Question Submitted
March 30, 2021
Date Completed
April 21, 2021
Status
3. Completed
Research Team
EOC
Document Type
Rapid Review
Review Code
EOC210302 RR
Question Submitted
March 30, 2021
Date Completed
April 21, 2021
Status
3. Completed
Research Team
EOC
Key Findings
The group designated in Saskatchewan as Clinically Extremely Vulnerable (CEV) is a heterogenous clinical population with factors that impair their immune response to differing degrees.
Very Limited evidence is currently available to assess the immune response following vaccination is selected clinical populations; no evidence is available to assess vaccine efficacy or effectiveness in these populations. The clinical relevance of measured immune response with respect to protection from disease is still uncertain.
In considering the immune response of the CEV population, it is recommended that the absolute difference in immune response between 1 and 2 doses be considered, as it is possible some patient groups will have lowered protection regardless of vaccine strategy.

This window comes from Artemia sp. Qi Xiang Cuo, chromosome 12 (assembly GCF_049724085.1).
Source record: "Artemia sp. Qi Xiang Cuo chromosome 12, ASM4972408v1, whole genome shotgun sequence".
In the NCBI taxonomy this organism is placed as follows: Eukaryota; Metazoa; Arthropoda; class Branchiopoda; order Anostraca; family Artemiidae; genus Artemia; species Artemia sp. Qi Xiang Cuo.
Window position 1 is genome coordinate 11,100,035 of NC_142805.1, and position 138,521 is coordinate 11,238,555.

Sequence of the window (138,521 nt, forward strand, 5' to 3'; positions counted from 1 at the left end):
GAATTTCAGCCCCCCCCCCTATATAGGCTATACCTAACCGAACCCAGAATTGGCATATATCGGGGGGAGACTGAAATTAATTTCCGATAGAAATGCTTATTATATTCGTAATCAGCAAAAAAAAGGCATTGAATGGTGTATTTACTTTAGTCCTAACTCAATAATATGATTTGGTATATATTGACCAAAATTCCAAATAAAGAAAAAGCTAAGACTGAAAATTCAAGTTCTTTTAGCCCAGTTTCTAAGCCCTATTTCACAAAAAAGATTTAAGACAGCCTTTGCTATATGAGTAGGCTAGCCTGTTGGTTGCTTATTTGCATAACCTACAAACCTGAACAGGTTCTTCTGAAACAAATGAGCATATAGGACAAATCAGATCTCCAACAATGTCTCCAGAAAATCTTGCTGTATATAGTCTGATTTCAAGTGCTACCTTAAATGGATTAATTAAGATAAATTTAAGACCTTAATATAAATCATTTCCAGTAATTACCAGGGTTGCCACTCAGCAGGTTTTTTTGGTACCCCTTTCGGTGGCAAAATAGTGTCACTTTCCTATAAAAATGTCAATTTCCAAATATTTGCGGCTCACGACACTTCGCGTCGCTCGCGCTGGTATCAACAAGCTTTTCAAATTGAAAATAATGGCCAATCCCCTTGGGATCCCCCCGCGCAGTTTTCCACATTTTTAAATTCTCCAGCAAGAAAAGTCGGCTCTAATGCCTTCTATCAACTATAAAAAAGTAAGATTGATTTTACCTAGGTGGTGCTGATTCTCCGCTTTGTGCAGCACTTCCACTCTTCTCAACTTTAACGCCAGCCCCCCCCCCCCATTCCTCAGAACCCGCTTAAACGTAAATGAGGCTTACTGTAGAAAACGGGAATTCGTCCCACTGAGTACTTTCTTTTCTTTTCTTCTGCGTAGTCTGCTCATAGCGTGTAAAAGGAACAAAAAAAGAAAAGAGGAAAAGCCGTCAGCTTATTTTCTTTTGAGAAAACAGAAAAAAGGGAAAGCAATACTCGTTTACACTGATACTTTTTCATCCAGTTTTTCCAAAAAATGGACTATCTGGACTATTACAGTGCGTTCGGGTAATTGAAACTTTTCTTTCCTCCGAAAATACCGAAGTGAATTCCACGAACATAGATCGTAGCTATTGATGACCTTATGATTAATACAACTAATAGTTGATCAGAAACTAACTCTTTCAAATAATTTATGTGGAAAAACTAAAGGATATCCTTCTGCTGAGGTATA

In terms of clinical subgroups: oOrgan transplantation recipients on immunosuppressive medication: solid organ transplant recipients receiving anti-metabolite maintenance immunosuppression therapy were less likely to develop an antibody response to an mRNA vaccine, compared to those receiving other types of therapies (37% vs 63%). In a study of 242 kidney transplant recipients on immunosuppressive therapy only 10.8% became seropositive at 28 days after a single dose of mRNA vaccine. oCancer: A study of 151 elderly patients with solid and hematological malignancies and 54 healthy controls who received one or two doses of BNT162b2 (Pfizer-BioNTech) vaccine shows approximately 39% of solid cancer patients, 13% of hematological cancer patients, and 97% of healthy controls (p<0.0001) developed anti-S IgG 21 days following a single dose vaccine. However, response in solid cancer patients increased to 95% within 2 weeks of the second dose at 21 days. oOther immunocompromising conditions (e.g., auto-immune disorders and therapy): some level of immunity is generated with vaccination; however, what this means clinically is unknown. It seems that ensuring the dosing is properly timed around biologic therapy is important.
Category
Clinical Management
Healthcare Services
Subject
Vaccines
Vaccination
Risk